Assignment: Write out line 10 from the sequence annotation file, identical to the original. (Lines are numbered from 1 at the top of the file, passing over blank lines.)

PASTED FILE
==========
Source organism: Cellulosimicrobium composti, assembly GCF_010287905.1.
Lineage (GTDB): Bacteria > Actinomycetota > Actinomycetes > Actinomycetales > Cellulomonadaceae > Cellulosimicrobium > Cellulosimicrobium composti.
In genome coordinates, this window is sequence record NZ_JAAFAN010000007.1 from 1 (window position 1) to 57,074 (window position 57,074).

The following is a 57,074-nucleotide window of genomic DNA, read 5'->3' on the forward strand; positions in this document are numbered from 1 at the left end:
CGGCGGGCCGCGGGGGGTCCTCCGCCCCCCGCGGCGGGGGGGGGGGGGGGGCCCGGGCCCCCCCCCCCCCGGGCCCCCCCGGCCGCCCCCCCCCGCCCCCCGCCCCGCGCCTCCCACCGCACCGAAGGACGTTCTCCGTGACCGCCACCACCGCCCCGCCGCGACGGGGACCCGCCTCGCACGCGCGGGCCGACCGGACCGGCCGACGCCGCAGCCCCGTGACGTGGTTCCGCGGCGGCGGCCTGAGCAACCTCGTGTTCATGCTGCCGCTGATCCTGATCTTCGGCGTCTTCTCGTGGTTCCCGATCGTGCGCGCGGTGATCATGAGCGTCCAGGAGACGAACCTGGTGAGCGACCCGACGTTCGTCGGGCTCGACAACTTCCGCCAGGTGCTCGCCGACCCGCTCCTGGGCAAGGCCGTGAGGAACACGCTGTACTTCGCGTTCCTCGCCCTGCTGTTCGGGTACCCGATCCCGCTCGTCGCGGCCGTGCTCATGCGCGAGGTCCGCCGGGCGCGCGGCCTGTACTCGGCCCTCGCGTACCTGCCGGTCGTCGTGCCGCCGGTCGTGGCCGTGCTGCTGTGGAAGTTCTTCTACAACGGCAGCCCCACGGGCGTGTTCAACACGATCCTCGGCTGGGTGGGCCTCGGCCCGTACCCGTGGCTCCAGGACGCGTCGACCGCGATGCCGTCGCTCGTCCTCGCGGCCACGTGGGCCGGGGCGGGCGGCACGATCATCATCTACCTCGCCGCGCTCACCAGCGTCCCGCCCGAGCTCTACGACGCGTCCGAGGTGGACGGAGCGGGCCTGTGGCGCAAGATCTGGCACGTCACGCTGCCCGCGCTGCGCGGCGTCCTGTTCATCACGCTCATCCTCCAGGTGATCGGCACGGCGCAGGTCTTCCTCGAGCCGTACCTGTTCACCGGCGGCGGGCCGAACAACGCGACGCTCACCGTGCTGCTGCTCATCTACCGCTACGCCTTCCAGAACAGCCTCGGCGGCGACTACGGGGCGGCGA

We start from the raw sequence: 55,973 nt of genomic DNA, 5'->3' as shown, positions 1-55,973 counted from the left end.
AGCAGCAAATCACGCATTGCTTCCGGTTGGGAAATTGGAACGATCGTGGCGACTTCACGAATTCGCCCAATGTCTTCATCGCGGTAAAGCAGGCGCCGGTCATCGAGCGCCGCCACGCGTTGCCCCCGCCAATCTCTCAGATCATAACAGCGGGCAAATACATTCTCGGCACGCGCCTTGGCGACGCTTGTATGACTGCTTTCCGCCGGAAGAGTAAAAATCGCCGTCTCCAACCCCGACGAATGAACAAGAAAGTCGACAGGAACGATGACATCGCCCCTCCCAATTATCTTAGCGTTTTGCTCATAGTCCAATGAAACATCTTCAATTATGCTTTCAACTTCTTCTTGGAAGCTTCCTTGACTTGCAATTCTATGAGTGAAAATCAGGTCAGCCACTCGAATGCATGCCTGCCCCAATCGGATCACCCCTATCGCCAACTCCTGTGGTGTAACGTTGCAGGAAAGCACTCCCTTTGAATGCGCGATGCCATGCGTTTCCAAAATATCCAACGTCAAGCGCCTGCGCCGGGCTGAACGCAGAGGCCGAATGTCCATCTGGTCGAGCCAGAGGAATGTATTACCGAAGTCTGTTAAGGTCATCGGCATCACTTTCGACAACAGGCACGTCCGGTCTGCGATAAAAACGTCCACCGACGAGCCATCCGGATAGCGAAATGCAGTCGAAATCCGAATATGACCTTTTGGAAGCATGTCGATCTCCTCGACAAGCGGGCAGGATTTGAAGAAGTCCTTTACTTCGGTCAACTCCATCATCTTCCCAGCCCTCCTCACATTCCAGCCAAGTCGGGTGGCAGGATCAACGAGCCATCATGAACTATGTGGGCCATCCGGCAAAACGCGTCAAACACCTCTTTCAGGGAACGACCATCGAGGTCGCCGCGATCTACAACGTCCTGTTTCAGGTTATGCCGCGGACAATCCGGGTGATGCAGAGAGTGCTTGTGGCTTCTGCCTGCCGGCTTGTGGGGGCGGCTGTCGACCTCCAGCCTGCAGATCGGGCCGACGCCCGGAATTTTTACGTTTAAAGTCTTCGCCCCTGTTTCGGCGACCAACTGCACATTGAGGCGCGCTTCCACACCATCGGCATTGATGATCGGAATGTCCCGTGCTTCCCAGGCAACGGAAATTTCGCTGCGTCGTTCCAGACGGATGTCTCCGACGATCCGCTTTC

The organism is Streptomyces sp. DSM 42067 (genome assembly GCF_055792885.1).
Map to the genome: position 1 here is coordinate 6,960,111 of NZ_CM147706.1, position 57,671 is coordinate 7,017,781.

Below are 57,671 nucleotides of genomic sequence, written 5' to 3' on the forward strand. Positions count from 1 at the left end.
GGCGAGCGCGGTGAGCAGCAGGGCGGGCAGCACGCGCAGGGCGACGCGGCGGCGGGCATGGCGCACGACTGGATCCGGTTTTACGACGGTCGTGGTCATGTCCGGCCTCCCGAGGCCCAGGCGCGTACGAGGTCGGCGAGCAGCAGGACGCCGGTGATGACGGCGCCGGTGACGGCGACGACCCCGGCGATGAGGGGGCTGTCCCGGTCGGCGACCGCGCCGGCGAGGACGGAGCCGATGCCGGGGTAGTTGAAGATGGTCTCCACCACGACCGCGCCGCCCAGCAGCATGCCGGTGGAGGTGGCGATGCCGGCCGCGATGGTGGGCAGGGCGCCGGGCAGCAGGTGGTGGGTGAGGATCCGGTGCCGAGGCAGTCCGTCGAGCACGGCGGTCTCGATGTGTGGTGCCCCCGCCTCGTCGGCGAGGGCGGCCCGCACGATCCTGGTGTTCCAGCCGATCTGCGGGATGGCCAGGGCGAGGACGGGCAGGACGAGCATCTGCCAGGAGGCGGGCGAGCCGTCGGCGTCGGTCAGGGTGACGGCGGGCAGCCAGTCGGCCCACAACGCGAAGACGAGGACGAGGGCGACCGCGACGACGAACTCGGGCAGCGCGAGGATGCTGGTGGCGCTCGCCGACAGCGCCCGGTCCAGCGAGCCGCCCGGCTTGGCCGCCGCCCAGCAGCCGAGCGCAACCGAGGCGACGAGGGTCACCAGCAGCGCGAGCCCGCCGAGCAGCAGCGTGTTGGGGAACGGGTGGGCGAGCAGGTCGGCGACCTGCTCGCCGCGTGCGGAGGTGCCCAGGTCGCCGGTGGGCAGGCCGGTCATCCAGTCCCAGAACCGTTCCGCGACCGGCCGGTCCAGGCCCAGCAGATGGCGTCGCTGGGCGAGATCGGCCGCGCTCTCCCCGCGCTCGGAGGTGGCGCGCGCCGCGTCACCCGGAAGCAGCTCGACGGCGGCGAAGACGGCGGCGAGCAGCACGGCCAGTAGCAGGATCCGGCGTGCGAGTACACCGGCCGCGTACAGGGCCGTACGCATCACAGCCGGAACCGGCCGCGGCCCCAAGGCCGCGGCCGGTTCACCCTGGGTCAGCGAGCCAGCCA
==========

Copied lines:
Below are 57,671 nucleotides of genomic sequence, written 5' to 3' on the forward strand. Positions count from 1 at the left end.